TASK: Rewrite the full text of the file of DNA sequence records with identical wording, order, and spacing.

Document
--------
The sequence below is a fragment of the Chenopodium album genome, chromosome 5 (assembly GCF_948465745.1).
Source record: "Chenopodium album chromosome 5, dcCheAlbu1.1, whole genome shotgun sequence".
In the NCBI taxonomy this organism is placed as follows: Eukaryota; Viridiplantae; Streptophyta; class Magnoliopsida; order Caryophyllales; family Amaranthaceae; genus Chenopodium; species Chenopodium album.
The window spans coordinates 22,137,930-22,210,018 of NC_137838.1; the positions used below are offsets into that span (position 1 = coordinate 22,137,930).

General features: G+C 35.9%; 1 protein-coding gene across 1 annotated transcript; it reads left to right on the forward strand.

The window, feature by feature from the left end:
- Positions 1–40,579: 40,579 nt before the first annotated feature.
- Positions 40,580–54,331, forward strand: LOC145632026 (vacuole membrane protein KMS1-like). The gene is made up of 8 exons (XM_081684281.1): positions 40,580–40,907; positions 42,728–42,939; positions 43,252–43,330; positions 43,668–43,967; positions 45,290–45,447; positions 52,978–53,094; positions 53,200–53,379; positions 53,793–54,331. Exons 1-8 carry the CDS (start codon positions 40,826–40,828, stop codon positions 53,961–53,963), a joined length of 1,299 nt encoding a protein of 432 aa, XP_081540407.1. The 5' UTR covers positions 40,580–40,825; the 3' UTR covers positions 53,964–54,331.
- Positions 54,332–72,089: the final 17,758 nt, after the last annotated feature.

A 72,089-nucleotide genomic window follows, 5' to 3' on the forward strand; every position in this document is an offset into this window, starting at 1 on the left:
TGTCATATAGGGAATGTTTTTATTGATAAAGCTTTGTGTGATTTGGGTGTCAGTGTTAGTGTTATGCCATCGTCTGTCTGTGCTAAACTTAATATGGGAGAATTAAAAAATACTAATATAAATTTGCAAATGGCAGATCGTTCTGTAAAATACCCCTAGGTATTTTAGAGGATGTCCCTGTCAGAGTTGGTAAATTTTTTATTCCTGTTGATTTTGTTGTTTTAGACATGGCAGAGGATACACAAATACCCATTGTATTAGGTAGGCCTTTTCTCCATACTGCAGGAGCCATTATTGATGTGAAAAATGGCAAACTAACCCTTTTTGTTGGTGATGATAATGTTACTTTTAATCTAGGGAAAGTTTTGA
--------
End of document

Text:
The sequence below is a fragment of the Chenopodium album genome, chromosome 5 (assembly GCF_948465745.1).
Source record: "Chenopodium album chromosome 5, dcCheAlbu1.1, whole genome shotgun sequence".
In the NCBI taxonomy this organism is placed as follows: Eukaryota; Viridiplantae; Streptophyta; class Magnoliopsida; order Caryophyllales; family Amaranthaceae; genus Chenopodium; species Chenopodium album.
The window spans coordinates 22,137,930-22,210,018 of NC_137838.1; the positions used below are offsets into that span (position 1 = coordinate 22,137,930).

General features: G+C 35.9%; 1 protein-coding gene across 1 annotated transcript; it reads left to right on the forward strand.

The window, feature by feature from the left end:
- Positions 1–40,579: 40,579 nt before the first annotated feature.
- Positions 40,580–54,331, forward strand: LOC145632026 (vacuole membrane protein KMS1-like). The gene is made up of 8 exons (XM_081684281.1): positions 40,580–40,907; positions 42,728–42,939; positions 43,252–43,330; positions 43,668–43,967; positions 45,290–45,447; positions 52,978–53,094; positions 53,200–53,379; positions 53,793–54,331. Exons 1-8 carry the CDS (start codon positions 40,826–40,828, stop codon positions 53,961–53,963), a joined length of 1,299 nt encoding a protein of 432 aa, XP_081540407.1. The 5' UTR covers positions 40,580–40,825; the 3' UTR covers positions 53,964–54,331.
- Positions 54,332–72,089: the final 17,758 nt, after the last annotated feature.

A 72,089-nucleotide genomic window follows, 5' to 3' on the forward strand; every position in this document is an offset into this window, starting at 1 on the left:
TGTCATATAGGGAATGTTTTTATTGATAAAGCTTTGTGTGATTTGGGTGTCAGTGTTAGTGTTATGCCATCGTCTGTCTGTGCTAAACTTAATATGGGAGAATTAAAAAATACTAATATAAATTTGCAAATGGCAGATCGTTCTGTAAAATACCCCTAGGTATTTTAGAGGATGTCCCTGTCAGAGTTGGTAAATTTTTTATTCCTGTTGATTTTGTTGTTTTAGACATGGCAGAGGATACACAAATACCCATTGTATTAGGTAGGCCTTTTCTCCATACTGCAGGAGCCATTATTGATGTGAAAAATGGCAAACTAACCCTTTTTGTTGGTGATGATAATGTTACTTTTAATCTAGGGAAAGTTTTGA